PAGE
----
Know Your Stone Fruit – A quick guide to this season’s best picks!admin
Wait a second…what’s a Stone Fruit?
As the name hints, a stone fruit, also known as a drupe, generally describes a thin-skinned fleshy fruit containing a pit with a ‘stone’ (essentially a tough seed) at its center. Hence the silly name.
Common examples include almonds, mangos, plums, olives, cherries, peaches, lychees, blackberries and raspberries (the latter consist of aggregated drupelets), but also palm trees (think of the coconut, which is considered a dry drupe). In fact, the coffee plant also produces drupes, and it is part of the plant’s seed that we call the coffee ‘bean’.
Stone Fruit Anatomy
Stone fruits have a fairly simple structure:
The first layer consists of a thin outer skin.
The inner layer is usually thick and fleshy, as with mangos, nectarines, and peaches (but not always, as with the tougher, fibrous coconut).
The final part is the pit, shell or stone which contains the seed.
We’ve already mentioned drupelets, a botanical term that refers to many tiny drupes clustering together and forming the outer layer of a fruit (e.g., raspberries and blackberries).
Types and Varieties
On a first glance, we’ve already seen that drupes make up a rather vast botanical category. What’s more, whether certain foods (especially some of the so-called nuts – walnut, macadamia nut, butternut) ascribe to it or not is still a matter of on-going scientific debate.
The most common classification goes as follows:
Freestone – that’s when the seed comes off easily.
Clingstone – the opposite of that: the stone seems to firmly cling to the flesh.
Nut-like drupes are harder to categorize and make up a third, specialized class – tryma.
- Peaches, arguably the most popular drupe out there, can be both freestone and clingstone.
Picking the Finest Stone Fruit
With stone fruit season right ahead, it’s good to know what to keep an eye out for. When picking the goodies, perfection is not the answer.
Instead of going for the extremely hard and spotless ones, don’t be afraid of a few dents, and gently check for a medium firmness. Choose fruit that’s neither very tough nor mushy.
Green spots, particularly near the stem, signal that the fruit hasn’t yet reached its peak.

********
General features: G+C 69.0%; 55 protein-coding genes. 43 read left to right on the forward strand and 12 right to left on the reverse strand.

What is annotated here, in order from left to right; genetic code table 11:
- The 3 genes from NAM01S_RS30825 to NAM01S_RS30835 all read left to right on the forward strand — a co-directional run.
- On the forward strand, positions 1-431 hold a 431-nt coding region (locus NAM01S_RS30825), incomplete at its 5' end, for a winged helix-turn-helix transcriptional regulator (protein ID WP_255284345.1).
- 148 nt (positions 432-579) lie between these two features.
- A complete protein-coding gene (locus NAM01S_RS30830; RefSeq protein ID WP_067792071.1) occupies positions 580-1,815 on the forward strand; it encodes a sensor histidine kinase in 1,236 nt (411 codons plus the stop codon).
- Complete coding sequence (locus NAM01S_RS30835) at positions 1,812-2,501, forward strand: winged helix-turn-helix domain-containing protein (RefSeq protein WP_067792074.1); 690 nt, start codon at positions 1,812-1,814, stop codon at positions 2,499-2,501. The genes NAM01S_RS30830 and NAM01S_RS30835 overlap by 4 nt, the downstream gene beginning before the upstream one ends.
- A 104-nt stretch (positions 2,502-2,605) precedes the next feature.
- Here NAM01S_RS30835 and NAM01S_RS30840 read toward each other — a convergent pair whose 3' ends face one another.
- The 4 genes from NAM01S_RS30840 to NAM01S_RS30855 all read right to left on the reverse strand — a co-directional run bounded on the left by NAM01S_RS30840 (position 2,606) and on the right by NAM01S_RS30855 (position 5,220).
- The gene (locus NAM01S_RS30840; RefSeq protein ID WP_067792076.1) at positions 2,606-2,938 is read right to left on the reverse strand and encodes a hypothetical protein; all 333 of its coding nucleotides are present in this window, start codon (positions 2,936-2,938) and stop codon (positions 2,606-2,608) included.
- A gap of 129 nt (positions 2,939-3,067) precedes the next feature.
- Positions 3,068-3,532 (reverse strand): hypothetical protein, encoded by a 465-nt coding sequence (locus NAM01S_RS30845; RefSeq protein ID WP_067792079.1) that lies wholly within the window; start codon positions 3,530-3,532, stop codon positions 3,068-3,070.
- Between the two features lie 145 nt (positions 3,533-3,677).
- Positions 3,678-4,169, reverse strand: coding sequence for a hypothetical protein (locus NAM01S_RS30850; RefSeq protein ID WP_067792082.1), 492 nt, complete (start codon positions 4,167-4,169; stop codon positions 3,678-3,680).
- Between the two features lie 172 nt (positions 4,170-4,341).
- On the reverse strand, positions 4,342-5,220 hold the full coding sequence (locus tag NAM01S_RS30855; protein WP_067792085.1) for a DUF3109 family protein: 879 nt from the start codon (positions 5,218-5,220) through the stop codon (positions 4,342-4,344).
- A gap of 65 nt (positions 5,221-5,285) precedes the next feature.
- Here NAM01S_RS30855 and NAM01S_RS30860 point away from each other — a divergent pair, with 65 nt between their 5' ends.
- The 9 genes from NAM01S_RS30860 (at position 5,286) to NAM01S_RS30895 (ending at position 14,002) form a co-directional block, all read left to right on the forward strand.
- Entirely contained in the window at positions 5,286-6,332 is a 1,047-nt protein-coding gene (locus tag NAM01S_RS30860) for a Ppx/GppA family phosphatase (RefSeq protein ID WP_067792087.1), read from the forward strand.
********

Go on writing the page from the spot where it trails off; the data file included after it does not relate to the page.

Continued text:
On top of that, you should avoid bruised fruit, which indicates cellular damage and renders them inedible.
And don’t forget to use your nose, which should be able to pick up that irresistible natural sweetness specific to a well-ripened stone fruit.
Storing your Stones
If you buy fruit that’s not quite ripened yet, we recommend leaving them out at an optimal room temperature, which quickens the ripening process.
Don’t pile them up – when squashed like sardines, it’s more than enough for one fruit to stealthily go bad and, before you know it, the whole batch is compromised.
Once they’ve reached their peak (sadly, the window’s teasingly short) it’s a good idea to eat them right away. Move ripe ones you can’t finish to the fridge in order to avoid fast decay.
In-Season & Our Favorites
With late May quickly approaching, it’s the perfect time to check the local markets for stone fruit. Their season runs until mid-autumn, and we advise you check when each individual type is in its prime.
For example, peaches and mangos are great from May to late September, while sour or tart cherries have a much short growing season (around 2 weeks!), as the trees are significantly more fragile. For blackberries, peak season typically runs from July to August.
Keep in mind that, depending on your region, these intervals may be different.
Our May recommendations are peaches, apricots, mangos, and plums.
Whether you enjoy eating them simple and raw or in the countless quick recipes available out there, make sure your drupes come from trustworthy sources.
That’s because organic stone fruits are associated with a wide range of remarkable health benefits. If well-integrated in a balanced meal plan, they are particularly good for your heart, immunity, skin, eyesight, and overall digestive health.
They’re also an incredible alternative to the so-called ‘bad’ sugars. Add some drupes to your next home-made smoothie, ice cream, or cake!
Lastly, we recommend you have a look at this Healthline guide for relevant info on stone fruit allergies.